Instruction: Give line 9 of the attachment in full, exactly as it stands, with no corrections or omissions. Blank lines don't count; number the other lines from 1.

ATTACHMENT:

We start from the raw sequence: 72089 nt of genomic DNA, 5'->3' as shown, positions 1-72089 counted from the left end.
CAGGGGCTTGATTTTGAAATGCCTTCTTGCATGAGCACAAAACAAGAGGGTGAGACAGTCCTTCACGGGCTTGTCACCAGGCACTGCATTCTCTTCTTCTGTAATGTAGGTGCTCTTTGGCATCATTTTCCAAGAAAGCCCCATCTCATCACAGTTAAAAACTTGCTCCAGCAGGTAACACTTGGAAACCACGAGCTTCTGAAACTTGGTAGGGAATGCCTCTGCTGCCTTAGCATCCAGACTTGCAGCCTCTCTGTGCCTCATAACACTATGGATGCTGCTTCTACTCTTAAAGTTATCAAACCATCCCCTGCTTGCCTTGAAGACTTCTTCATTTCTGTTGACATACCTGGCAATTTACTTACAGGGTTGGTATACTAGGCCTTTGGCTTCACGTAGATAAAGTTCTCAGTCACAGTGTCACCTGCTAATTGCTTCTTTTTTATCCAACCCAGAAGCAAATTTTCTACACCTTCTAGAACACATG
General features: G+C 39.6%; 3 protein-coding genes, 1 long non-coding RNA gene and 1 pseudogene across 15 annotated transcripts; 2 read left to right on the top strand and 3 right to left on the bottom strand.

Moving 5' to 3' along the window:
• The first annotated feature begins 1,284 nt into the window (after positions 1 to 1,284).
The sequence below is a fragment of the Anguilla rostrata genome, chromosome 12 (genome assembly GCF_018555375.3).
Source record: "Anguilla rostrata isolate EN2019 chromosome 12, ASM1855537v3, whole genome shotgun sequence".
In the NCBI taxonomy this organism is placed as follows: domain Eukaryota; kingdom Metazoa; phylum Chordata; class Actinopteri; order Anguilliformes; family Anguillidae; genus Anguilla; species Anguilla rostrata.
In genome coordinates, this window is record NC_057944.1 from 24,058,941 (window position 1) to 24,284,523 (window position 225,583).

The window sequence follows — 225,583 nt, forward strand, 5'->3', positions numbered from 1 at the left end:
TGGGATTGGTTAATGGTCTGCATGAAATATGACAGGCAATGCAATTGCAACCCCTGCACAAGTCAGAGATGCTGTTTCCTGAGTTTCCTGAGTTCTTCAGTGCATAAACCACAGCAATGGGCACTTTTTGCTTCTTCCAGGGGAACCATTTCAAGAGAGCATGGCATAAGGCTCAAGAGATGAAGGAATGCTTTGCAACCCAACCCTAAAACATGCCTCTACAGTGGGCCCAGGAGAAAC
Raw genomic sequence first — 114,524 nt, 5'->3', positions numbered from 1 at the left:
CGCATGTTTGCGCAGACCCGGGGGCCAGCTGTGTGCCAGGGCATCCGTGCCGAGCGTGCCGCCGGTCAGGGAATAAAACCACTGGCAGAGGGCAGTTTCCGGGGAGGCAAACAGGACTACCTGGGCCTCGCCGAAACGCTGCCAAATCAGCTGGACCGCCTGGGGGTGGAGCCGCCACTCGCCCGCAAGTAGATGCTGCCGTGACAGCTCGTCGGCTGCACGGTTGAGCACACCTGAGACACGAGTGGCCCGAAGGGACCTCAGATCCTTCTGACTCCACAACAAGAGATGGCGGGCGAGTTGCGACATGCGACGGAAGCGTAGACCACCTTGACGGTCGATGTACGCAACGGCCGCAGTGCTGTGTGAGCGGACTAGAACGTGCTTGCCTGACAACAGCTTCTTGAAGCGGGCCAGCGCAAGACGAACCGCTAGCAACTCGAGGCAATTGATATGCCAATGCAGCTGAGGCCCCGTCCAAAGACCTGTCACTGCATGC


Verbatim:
In genome coordinates, this window is record NC_057944.1 from 24,058,941 (window position 1) to 24,284,523 (window position 225,583).